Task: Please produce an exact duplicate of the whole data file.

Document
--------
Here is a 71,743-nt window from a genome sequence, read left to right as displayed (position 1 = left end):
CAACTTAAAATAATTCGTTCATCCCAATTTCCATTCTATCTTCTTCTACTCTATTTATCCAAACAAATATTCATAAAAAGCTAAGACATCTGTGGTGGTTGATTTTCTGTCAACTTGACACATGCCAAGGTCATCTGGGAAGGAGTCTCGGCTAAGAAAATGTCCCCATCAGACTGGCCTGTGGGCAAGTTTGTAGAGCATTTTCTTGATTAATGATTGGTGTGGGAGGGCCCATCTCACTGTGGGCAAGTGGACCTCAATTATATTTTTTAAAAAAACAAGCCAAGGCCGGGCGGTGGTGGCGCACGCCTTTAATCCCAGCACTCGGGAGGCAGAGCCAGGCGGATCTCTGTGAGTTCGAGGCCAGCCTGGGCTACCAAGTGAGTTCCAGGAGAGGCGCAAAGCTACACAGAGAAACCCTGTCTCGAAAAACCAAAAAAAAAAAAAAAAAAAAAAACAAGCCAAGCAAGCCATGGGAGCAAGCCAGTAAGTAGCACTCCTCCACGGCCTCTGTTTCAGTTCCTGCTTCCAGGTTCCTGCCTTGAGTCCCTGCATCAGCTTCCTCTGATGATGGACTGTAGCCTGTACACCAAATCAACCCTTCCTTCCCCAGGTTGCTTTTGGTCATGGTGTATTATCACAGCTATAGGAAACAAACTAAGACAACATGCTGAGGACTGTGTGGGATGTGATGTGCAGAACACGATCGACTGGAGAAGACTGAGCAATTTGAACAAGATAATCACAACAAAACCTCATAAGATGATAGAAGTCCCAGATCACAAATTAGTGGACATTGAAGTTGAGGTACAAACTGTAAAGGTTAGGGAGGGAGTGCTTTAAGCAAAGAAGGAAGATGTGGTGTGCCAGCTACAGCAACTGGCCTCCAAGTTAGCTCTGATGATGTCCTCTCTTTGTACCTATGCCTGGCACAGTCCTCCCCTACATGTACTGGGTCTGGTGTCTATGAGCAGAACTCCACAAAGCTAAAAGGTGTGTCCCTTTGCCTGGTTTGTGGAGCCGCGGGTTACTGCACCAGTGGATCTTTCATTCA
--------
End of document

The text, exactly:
Here is a 71,743-nt window from a genome sequence, read left to right as displayed (position 1 = left end):
CAACTTAAAATAATTCGTTCATCCCAATTTCCATTCTATCTTCTTCTACTCTATTTATCCAAACAAATATTCATAAAAAGCTAAGACATCTGTGGTGGTTGATTTTCTGTCAACTTGACACATGCCAAGGTCATCTGGGAAGGAGTCTCGGCTAAGAAAATGTCCCCATCAGACTGGCCTGTGGGCAAGTTTGTAGAGCATTTTCTTGATTAATGATTGGTGTGGGAGGGCCCATCTCACTGTGGGCAAGTGGACCTCAATTATATTTTTTAAAAAAACAAGCCAAGGCCGGGCGGTGGTGGCGCACGCCTTTAATCCCAGCACTCGGGAGGCAGAGCCAGGCGGATCTCTGTGAGTTCGAGGCCAGCCTGGGCTACCAAGTGAGTTCCAGGAGAGGCGCAAAGCTACACAGAGAAACCCTGTCTCGAAAAACCAAAAAAAAAAAAAAAAAAAAAAACAAGCCAAGCAAGCCATGGGAGCAAGCCAGTAAGTAGCACTCCTCCACGGCCTCTGTTTCAGTTCCTGCTTCCAGGTTCCTGCCTTGAGTCCCTGCATCAGCTTCCTCTGATGATGGACTGTAGCCTGTACACCAAATCAACCCTTCCTTCCCCAGGTTGCTTTTGGTCATGGTGTATTATCACAGCTATAGGAAACAAACTAAGACAACATGCTGAGGACTGTGTGGGATGTGATGTGCAGAACACGATCGACTGGAGAAGACTGAGCAATTTGAACAAGATAATCACAACAAAACCTCATAAGATGATAGAAGTCCCAGATCACAAATTAGTGGACATTGAAGTTGAGGTACAAACTGTAAAGGTTAGGGAGGGAGTGCTTTAAGCAAAGAAGGAAGATGTGGTGTGCCAGCTACAGCAACTGGCCTCCAAGTTAGCTCTGATGATGTCCTCTCTTTGTACCTATGCCTGGCACAGTCCTCCCCTACATGTACTGGGTCTGGTGTCTATGAGCAGAACTCCACAAAGCTAAAAGGTGTGTCCCTTTGCCTGGTTTGTGGAGCCGCGGGTTACTGCACCAGTGGATCTTTCATTCA